Figure 10 demonstrates that hepcidin (+296.30%) and Ft (+134.93%) protein expression levels were obviously raised in the iron overloaded group relative to controls (P < 0.01). Whereas hepcidin (−28.97%, −43.93%, −58.88%; DFO: −64.49%) and Ft (−37.81%, −46.48%, −53.73%; DFO: −56.6%) protein expression levels were apparently decreased in RES and DFO groups, which indicates that RES can reduce the expression of hepcidin and Ft (P < 0.05 or P < 0.01). Under iron overload conditions, the expression levels of DMT-1 (+322.47%) and TFR-2 (+306.75%), which are related to hepatic iron transport, were upregulated, while FPN-1 (−64.76%) was down regulated (P < 0.01; Fig. 10). After RES and DFO treatment, the expression of TFR-2 (−24.1%, −40.87%, −60.49%; DFO: −62.95%) and DMT-1 (−23.26%, −27.34%, −52.23%; DFO: −67.06%) were down regulated, while FPN-1 (+65.33%, +75.38%, +92.6%; DFO: +91.92%) was upregulated (P < 0.05 or P < 0.01).

Effects of RES on hepcidin (B), Ft (C), DMT-1 (D), TFR-2 (E) and FPN-1 (F) in iron-overload mice.

Figure 10: Effects of RES on hepcidin (B), Ft (C), DMT-1 (D), TFR-2 (E) and FPN-1 (F) in iron-overload mice.

Data are expressed as the mean ± SEM (n = 3). **P < 0.01 versus control group, #P < 0.05 and ##P < 0.01 versus iron overload group.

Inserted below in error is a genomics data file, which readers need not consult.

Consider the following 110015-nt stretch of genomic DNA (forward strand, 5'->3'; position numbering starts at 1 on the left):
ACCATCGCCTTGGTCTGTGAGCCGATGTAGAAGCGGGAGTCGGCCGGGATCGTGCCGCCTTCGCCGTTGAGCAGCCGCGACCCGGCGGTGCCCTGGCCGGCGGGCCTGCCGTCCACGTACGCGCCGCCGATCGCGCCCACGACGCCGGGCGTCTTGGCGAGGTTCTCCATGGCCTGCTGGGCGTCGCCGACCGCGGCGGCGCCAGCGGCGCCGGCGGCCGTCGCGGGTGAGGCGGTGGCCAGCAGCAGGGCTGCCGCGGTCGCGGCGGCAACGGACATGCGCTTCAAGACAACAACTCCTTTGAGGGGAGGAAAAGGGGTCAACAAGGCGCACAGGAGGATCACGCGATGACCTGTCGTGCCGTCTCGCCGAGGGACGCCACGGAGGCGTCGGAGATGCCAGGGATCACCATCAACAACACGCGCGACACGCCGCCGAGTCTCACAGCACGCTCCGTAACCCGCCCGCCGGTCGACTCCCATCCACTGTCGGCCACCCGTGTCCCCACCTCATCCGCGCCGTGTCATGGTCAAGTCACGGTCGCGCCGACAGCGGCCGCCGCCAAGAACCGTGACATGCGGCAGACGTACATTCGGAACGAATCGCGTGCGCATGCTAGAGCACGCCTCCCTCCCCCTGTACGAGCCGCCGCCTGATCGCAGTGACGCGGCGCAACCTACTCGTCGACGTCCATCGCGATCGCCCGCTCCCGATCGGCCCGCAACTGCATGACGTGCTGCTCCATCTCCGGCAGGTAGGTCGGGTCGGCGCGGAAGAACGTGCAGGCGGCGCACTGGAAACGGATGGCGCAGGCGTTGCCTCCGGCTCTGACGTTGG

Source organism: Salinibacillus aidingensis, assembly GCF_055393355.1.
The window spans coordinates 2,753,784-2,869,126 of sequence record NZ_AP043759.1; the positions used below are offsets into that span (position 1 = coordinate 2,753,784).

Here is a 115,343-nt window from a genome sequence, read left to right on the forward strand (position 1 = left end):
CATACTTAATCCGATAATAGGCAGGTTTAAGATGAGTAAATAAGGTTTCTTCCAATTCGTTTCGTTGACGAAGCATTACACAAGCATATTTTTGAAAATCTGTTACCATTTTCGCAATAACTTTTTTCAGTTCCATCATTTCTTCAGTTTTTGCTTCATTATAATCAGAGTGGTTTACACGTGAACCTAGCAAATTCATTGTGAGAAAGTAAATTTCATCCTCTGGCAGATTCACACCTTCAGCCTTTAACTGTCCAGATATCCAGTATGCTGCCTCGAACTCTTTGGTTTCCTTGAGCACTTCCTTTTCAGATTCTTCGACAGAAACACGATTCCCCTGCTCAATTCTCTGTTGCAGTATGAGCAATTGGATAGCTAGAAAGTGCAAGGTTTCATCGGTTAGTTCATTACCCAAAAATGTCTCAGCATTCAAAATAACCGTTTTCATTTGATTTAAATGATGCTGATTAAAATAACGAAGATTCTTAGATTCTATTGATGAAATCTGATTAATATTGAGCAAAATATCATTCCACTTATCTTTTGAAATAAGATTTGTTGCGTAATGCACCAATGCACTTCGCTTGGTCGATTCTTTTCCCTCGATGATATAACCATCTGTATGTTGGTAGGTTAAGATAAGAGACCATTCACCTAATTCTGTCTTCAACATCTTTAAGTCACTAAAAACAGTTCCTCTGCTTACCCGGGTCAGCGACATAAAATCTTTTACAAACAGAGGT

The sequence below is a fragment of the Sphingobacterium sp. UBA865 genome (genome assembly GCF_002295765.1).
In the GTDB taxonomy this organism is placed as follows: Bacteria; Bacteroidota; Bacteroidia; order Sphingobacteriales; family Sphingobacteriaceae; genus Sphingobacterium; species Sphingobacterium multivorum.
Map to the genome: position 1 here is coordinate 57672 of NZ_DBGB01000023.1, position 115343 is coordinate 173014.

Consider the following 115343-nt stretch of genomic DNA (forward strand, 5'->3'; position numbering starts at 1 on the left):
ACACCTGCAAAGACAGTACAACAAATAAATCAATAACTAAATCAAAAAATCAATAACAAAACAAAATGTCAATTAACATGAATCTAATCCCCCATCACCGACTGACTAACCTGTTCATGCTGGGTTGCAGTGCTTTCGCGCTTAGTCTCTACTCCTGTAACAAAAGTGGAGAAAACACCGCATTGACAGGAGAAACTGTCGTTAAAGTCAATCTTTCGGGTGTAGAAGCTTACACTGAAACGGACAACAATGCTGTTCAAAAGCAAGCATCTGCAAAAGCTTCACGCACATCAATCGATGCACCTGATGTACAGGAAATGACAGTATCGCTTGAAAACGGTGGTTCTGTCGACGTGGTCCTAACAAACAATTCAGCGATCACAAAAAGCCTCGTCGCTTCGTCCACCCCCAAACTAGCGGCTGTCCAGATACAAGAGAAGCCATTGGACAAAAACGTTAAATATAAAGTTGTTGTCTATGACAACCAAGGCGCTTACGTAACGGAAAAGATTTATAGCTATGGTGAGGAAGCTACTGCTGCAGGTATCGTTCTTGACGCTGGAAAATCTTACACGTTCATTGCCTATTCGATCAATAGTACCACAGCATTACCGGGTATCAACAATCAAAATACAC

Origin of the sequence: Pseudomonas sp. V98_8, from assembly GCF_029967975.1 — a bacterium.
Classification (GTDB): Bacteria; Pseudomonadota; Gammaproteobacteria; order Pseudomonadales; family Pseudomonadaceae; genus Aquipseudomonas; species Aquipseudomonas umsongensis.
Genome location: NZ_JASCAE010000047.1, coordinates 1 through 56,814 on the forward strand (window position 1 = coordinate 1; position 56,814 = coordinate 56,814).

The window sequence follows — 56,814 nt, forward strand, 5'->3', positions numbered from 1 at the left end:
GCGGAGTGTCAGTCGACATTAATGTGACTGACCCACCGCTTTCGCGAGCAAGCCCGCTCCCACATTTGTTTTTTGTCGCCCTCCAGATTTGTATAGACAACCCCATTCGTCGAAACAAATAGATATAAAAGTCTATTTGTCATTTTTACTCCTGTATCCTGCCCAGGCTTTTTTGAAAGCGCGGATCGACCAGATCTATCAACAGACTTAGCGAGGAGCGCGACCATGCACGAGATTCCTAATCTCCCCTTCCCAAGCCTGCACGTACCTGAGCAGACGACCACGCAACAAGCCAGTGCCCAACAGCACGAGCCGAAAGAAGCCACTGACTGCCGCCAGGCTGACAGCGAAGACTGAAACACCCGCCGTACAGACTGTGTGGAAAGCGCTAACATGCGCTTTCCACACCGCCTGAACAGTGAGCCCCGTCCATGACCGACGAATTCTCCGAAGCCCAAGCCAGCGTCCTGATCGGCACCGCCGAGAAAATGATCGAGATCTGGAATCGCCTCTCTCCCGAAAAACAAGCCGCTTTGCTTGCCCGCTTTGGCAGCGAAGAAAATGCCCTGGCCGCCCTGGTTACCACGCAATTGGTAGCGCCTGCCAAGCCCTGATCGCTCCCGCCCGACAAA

Discussion

A literature review provides ample evidence for the important role of iron accumulation in the progression of liver fibrosis (Diwakaran et al., 2002). Excess iron promotes a Fenton reaction and produces free radicals, leading to cellular and tissue damage, promoting the development of liver fibrosis (Mehta, Farnaud & Sharp, 2019). RES is a polyphenolic compound with various pharmacological effects: antioxidant, anti-inflammatory, and anti-apoptotic, among others (Chávez et al., 2008). In multiple models, RES has been shown to ameliorate liver injury and fibrosis (Che et al., 2020; Cheng et al., 2019; Zhu et al., 2020). In addition, RES protects against liver injury from iron overload by reducing iron deposition (Li et al., 2021). However, the underlying mechanism of RES ameliorates iron overload-induced liver fibrosis remains unclear.

In this study, a mouse model of iron overload was established by intraperitoneal injection of iron dextran. This study shows that serum ALT and AST levels increased in iron overloaded mice (Figs. 1C1D); the morphology indicates inflammatory cell infiltration (Fig. 2), iron deposition (Fig. 3), and an increased area of fibrosis in the liver (Fig. 8). This is consistent with a previous study that uses iron overload-induced liver fibrosis in a model (Zhang et al., 2013).